After contracting meningococcal septicaemia at age 18, Hawkins had both her legs amputated at the knee. She has since documented her journey through social media, which in turn has created a supportive community where others can share experiences of their disabilities. By sharing these important stories and experiences, Hawkins strives to "deconstruct most of the portrayals of human bodies that we see in mainstream media," as she wrote in one caption.
4. Luciana Berger
As a member of parliament and a working parent, Luciana Berger is a prominent voice within the Commons and takes no issue in making her support for "equality for all, opportunities for all, anti-racism against all and social justice" abundantly clear, as she recently told the Guardian.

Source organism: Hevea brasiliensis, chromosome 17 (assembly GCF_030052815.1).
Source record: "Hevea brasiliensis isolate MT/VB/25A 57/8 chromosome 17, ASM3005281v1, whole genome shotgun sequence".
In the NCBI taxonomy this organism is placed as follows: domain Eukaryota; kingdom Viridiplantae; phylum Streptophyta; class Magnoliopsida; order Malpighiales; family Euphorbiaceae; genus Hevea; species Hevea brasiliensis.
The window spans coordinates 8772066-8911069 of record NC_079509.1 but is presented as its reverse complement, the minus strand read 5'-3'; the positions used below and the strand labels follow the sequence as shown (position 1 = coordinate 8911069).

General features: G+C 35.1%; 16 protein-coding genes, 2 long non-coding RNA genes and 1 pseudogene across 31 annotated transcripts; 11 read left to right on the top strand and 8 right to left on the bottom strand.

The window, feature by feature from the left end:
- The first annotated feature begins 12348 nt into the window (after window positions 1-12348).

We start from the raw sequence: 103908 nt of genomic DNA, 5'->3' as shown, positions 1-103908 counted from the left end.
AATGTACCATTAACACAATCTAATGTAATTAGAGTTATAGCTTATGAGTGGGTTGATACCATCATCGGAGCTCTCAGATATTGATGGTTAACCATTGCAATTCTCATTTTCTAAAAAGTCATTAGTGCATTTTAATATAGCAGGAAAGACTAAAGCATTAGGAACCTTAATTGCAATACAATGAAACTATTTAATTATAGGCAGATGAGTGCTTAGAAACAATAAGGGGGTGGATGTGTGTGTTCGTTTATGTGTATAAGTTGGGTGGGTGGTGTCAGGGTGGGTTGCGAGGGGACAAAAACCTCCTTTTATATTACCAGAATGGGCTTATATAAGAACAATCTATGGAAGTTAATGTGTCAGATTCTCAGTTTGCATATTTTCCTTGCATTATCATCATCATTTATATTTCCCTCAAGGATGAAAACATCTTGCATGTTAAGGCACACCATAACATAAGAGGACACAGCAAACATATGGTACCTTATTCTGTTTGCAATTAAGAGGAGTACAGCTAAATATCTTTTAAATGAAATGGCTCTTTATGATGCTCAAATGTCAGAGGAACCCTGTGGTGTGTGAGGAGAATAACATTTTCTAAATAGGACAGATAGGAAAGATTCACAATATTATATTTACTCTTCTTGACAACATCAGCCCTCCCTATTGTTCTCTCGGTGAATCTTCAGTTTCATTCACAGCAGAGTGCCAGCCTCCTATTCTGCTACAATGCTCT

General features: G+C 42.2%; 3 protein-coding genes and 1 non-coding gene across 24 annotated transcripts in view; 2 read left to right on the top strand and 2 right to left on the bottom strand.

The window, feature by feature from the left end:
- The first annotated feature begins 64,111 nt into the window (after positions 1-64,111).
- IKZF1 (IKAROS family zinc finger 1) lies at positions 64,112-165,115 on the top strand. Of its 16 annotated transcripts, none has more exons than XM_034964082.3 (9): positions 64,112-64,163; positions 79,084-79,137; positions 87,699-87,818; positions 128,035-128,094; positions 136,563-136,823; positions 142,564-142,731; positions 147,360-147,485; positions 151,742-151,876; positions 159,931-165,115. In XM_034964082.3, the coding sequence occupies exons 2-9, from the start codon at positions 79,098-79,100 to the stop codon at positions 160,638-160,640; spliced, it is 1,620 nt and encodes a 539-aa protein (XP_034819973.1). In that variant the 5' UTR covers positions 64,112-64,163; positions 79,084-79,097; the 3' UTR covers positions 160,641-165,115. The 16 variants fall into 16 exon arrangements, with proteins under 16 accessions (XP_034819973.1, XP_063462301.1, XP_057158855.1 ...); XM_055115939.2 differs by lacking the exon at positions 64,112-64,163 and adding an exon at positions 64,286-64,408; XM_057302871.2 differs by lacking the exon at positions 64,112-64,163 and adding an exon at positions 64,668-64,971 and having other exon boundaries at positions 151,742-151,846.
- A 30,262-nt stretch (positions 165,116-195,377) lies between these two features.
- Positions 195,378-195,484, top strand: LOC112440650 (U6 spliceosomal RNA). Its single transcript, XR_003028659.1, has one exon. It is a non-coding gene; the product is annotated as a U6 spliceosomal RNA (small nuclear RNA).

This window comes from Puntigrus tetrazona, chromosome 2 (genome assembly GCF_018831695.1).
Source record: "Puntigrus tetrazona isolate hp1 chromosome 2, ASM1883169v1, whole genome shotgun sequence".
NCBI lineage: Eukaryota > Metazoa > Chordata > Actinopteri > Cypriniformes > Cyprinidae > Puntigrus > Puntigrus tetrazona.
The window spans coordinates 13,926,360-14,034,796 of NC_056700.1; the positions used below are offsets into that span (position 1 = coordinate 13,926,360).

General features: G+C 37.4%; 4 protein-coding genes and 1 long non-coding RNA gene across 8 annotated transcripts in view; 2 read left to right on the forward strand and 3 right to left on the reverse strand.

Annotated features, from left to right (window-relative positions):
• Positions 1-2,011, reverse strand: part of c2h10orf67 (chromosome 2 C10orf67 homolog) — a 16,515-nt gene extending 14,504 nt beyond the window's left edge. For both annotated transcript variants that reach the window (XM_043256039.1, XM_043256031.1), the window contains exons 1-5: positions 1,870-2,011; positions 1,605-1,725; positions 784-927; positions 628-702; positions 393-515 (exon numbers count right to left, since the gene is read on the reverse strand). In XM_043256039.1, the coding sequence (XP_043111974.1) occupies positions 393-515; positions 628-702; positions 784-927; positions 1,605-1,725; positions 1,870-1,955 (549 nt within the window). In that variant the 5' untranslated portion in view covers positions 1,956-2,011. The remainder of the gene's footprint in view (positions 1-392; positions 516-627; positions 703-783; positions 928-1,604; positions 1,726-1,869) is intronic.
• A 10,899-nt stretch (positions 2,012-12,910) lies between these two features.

While she left her position as (the first ever) Shadow Minister for Mental Health in 2016 during the mass resignation within the Labour Party, she has continued to support her core beliefs whilst also advocating for gay rights and endorsing better maternity support within parliament, as GQ reports. She also famously led the break from Jeremy Corbyn's Labour party in response to the lack of support she experienced in the face of anti-semitism. In standing up for her beliefs and against abusive behaviour online, this is a politician of principle and self-belief.
5. Mariam Khan
Author of It's Not About The Burqa, Mariam Khan is striving to change how Muslim women are portrayed in the media, and the West as a whole. She first began advocating to change the stereotypes associated with the religion after David Cameron described Muslim women as "traditionally submissive."